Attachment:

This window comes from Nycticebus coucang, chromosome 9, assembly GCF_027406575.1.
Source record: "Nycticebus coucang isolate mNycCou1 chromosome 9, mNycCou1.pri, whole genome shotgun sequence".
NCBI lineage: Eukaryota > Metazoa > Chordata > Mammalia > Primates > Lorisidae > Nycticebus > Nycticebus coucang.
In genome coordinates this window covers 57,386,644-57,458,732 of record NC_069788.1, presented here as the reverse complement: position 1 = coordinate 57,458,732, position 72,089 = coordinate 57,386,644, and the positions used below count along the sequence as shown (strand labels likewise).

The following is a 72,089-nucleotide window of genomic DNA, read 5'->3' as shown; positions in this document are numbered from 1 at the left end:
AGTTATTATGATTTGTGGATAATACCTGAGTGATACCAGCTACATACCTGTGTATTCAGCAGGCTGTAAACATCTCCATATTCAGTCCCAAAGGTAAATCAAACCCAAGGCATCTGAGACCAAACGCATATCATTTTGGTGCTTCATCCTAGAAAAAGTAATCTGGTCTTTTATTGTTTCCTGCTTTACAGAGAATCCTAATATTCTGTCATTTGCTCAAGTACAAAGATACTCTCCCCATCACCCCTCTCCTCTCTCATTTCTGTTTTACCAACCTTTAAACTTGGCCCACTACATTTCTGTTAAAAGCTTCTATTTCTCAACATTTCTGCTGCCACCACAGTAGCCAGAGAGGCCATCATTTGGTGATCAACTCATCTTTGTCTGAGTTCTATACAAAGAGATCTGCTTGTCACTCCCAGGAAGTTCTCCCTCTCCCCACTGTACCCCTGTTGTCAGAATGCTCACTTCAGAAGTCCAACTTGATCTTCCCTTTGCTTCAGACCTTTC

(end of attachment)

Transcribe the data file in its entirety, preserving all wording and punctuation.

This window comes from Nycticebus coucang, chromosome 9, assembly GCF_027406575.1.
Source record: "Nycticebus coucang isolate mNycCou1 chromosome 9, mNycCou1.pri, whole genome shotgun sequence".
NCBI lineage: Eukaryota > Metazoa > Chordata > Mammalia > Primates > Lorisidae > Nycticebus > Nycticebus coucang.
In genome coordinates this window covers 57,386,644-57,458,732 of record NC_069788.1, presented here as the reverse complement: position 1 = coordinate 57,458,732, position 72,089 = coordinate 57,386,644, and the positions used below count along the sequence as shown (strand labels likewise).

The following is a 72,089-nucleotide window of genomic DNA, read 5'->3' as shown; positions in this document are numbered from 1 at the left end:
AGTTATTATGATTTGTGGATAATACCTGAGTGATACCAGCTACATACCTGTGTATTCAGCAGGCTGTAAACATCTCCATATTCAGTCCCAAAGGTAAATCAAACCCAAGGCATCTGAGACCAAACGCATATCATTTTGGTGCTTCATCCTAGAAAAAGTAATCTGGTCTTTTATTGTTTCCTGCTTTACAGAGAATCCTAATATTCTGTCATTTGCTCAAGTACAAAGATACTCTCCCCATCACCCCTCTCCTCTCTCATTTCTGTTTTACCAACCTTTAAACTTGGCCCACTACATTTCTGTTAAAAGCTTCTATTTCTCAACATTTCTGCTGCCACCACAGTAGCCAGAGAGGCCATCATTTGGTGATCAACTCATCTTTGTCTGAGTTCTATACAAAGAGATCTGCTTGTCACTCCCAGGAAGTTCTCCCTCTCCCCACTGTACCCCTGTTGTCAGAATGCTCACTTCAGAAGTCCAACTTGATCTTCCCTTTGCTTCAGACCTTTC